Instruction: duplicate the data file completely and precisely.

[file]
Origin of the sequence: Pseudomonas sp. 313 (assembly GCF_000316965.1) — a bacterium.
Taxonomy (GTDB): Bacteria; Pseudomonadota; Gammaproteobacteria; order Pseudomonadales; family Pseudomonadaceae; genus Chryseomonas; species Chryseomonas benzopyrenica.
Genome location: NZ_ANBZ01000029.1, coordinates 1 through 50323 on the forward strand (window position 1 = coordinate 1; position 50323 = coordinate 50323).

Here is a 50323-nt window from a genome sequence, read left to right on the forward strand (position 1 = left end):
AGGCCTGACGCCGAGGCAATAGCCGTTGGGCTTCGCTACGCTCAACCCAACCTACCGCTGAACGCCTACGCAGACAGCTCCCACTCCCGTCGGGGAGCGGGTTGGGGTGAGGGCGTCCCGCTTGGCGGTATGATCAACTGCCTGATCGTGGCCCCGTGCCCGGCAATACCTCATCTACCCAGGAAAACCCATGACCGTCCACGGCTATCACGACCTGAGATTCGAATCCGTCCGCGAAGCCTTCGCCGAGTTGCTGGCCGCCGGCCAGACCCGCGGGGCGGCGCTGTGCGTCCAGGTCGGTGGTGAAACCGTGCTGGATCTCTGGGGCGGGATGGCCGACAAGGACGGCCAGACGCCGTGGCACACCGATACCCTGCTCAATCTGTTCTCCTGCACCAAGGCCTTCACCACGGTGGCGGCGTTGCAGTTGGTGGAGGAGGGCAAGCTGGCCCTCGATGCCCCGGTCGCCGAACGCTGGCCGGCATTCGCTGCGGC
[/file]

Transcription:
Origin of the sequence: Pseudomonas sp. 313 (assembly GCF_000316965.1) — a bacterium.
Taxonomy (GTDB): Bacteria; Pseudomonadota; Gammaproteobacteria; order Pseudomonadales; family Pseudomonadaceae; genus Chryseomonas; species Chryseomonas benzopyrenica.
Genome location: NZ_ANBZ01000029.1, coordinates 1 through 50323 on the forward strand (window position 1 = coordinate 1; position 50323 = coordinate 50323).

Here is a 50323-nt window from a genome sequence, read left to right on the forward strand (position 1 = left end):
AGGCCTGACGCCGAGGCAATAGCCGTTGGGCTTCGCTACGCTCAACCCAACCTACCGCTGAACGCCTACGCAGACAGCTCCCACTCCCGTCGGGGAGCGGGTTGGGGTGAGGGCGTCCCGCTTGGCGGTATGATCAACTGCCTGATCGTGGCCCCGTGCCCGGCAATACCTCATCTACCCAGGAAAACCCATGACCGTCCACGGCTATCACGACCTGAGATTCGAATCCGTCCGCGAAGCCTTCGCCGAGTTGCTGGCCGCCGGCCAGACCCGCGGGGCGGCGCTGTGCGTCCAGGTCGGTGGTGAAACCGTGCTGGATCTCTGGGGCGGGATGGCCGACAAGGACGGCCAGACGCCGTGGCACACCGATACCCTGCTCAATCTGTTCTCCTGCACCAAGGCCTTCACCACGGTGGCGGCGTTGCAGTTGGTGGAGGAGGGCAAGCTGGCCCTCGATGCCCCGGTCGCCGAACGCTGGCCGGCATTCGCTGCGGC